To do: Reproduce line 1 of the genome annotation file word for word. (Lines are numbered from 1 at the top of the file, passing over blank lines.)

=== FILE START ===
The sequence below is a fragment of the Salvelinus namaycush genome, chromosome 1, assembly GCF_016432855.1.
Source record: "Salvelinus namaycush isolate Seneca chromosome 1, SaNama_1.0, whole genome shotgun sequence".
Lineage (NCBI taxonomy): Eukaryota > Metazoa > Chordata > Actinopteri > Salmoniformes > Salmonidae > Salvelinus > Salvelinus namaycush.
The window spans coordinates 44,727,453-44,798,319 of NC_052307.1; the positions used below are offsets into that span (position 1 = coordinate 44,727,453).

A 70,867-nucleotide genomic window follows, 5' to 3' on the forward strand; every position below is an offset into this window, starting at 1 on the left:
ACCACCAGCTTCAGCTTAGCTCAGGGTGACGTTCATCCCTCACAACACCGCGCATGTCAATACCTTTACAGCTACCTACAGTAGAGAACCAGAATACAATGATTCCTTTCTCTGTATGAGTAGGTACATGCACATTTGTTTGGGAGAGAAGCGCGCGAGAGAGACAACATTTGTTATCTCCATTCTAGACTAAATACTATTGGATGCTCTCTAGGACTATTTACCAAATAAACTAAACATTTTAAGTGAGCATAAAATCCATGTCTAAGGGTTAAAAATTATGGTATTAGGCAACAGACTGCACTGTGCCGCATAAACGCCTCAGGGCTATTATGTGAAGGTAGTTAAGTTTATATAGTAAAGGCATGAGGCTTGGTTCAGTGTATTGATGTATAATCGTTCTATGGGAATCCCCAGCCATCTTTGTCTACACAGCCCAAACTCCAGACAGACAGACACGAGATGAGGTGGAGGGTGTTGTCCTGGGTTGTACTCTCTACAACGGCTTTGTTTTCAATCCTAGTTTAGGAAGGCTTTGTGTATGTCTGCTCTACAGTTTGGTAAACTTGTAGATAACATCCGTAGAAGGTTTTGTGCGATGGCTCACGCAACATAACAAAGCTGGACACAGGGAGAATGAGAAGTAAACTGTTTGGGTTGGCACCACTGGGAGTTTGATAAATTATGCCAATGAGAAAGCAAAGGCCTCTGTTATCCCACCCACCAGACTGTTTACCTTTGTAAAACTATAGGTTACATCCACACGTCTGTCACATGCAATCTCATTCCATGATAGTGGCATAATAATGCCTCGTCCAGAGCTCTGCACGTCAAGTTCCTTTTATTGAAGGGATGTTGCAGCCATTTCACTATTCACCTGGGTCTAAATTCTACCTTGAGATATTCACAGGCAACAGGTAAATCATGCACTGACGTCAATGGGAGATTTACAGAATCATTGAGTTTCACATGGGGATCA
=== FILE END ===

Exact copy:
The sequence below is a fragment of the Salvelinus namaycush genome, chromosome 1, assembly GCF_016432855.1.